ISLAMABAD - The Islamabad High Court (IHC) Thursday disposed of a contempt of court petition against Special Assistant to the Prime Minister on Information and Broadcasting Dr Firdous Ashiq Awan for commenting on the “axle load policy” in sharp contrast to an order passed by the court.

A single bench of IHC comprising Justice Miangul Hassan Aurangzeb conducted hearing of the petition moved by a private company through Muhammad Awais and disposed of the same by directing the government to act as per law in the matter of axle load policy.

The PTI government had a day before the start of the JUI-F Azadi march deferred implementation on the National Highway Safety Ordinance, 2000, that prescribed load for freight vehicles.

The ordinance came into effect in 2000, but due to strong lobbying from transporters its implementation was delayed many times on one pretext or another. The incumbent government decided to strictly implement the axel load regime.

Orders govt to act as per law in matter of axle load policy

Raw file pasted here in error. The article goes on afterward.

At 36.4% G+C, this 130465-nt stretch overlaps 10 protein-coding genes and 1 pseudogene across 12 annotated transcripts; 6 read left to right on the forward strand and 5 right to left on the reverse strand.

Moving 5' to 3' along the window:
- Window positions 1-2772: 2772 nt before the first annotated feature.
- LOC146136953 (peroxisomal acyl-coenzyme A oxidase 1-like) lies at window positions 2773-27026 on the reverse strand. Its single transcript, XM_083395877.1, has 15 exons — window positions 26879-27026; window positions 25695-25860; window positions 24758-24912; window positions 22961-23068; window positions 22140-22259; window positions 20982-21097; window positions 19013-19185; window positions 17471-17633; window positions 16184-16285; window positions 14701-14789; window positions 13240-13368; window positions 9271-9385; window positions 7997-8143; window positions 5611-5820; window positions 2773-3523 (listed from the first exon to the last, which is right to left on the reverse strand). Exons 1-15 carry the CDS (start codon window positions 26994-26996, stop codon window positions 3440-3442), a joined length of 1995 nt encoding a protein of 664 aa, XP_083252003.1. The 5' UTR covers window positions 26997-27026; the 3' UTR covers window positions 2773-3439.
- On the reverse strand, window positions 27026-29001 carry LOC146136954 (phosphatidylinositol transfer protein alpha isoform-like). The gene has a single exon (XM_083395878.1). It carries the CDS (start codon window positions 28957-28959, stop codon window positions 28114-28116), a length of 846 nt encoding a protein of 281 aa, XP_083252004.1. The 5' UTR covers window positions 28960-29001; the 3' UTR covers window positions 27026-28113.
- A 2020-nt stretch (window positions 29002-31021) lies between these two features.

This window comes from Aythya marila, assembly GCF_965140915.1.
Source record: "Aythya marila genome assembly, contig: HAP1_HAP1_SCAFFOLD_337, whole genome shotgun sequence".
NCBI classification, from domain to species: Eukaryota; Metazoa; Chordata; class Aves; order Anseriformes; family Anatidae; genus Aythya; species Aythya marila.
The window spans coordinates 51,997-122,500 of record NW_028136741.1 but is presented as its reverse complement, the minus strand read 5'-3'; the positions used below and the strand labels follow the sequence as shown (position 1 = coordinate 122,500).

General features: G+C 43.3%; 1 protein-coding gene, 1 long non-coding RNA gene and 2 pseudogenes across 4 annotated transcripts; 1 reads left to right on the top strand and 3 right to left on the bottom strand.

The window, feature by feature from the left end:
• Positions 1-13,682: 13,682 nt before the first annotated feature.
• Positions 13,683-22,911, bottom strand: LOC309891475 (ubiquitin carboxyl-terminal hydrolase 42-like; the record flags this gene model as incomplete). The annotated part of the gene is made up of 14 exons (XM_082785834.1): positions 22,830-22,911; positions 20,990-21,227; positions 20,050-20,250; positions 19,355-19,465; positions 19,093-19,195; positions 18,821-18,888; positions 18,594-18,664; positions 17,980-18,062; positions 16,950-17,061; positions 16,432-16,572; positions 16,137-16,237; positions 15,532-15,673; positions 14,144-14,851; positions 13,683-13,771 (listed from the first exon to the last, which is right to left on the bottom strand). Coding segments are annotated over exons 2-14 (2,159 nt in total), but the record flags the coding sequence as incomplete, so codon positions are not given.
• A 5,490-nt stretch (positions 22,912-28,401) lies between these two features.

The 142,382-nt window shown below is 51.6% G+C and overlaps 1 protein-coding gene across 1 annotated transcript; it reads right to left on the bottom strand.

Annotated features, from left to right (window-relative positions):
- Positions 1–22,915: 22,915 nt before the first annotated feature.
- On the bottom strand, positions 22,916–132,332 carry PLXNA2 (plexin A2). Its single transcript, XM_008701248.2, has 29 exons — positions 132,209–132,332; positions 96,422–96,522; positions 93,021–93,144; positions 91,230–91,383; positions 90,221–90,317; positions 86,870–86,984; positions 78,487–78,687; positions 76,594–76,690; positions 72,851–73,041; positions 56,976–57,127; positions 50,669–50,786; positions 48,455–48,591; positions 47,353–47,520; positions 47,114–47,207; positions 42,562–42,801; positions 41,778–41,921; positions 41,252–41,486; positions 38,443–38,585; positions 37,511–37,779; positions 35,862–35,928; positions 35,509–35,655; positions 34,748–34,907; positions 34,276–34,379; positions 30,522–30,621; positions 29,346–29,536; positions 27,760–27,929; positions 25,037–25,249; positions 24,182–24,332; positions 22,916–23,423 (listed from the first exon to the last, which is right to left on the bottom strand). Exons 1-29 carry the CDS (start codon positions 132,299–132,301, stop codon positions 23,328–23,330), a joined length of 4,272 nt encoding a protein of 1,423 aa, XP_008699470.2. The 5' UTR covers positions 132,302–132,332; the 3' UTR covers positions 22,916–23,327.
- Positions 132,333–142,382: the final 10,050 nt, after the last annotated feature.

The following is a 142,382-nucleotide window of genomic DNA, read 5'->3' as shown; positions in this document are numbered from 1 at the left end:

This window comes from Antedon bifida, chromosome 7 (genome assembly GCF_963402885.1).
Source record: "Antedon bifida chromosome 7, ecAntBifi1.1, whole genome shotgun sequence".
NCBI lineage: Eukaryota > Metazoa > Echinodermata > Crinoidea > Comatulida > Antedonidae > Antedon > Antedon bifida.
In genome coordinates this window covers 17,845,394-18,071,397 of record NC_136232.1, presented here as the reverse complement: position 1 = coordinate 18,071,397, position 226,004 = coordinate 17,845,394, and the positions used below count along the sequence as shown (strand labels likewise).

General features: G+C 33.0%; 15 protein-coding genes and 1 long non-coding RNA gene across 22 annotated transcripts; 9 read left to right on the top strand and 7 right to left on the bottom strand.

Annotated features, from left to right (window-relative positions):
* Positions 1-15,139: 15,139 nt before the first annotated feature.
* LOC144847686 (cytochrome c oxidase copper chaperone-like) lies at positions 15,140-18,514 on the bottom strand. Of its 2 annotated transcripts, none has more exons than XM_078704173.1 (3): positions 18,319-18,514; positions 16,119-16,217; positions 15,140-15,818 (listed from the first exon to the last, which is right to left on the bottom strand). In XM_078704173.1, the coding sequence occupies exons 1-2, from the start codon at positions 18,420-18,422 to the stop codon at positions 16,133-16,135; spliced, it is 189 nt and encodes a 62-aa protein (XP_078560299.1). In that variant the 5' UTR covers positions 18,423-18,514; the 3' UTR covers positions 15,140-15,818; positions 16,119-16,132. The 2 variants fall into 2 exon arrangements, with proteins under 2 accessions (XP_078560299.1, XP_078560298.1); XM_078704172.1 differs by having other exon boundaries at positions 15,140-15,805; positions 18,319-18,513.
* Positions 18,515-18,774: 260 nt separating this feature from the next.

A number of trade and industry bodies have asked the government to stop implementation of the axle load regime that would cause up to 100 per cent increase in freight costs.

The case related to axle load policy was pending before the IHC as a private transport company M/s Enterprises Private Limited through its counsel Arif Chaudhry had filed a petition in the court seeking implementation of the law.

The government time and again has deferred the implementation of the said policy. However, on July 5 this year, the IHC suspended the notification of the Ministry of Communications dated June 6 through which the implementation of the axle load regime was put on hold for a period of 90 days.

Later, Justice Miangul had in a subsequent hearing on September 19 observed that the ordinance of the axle load regime “was enacted in the public interest and it is the primary obligation of the Ministry of Communications to ensure that every provision of the said ordinance is implemented in letter and spirit”.

It was October 15 when the court issued a directive that the policy be implemented across the board without any discrimination.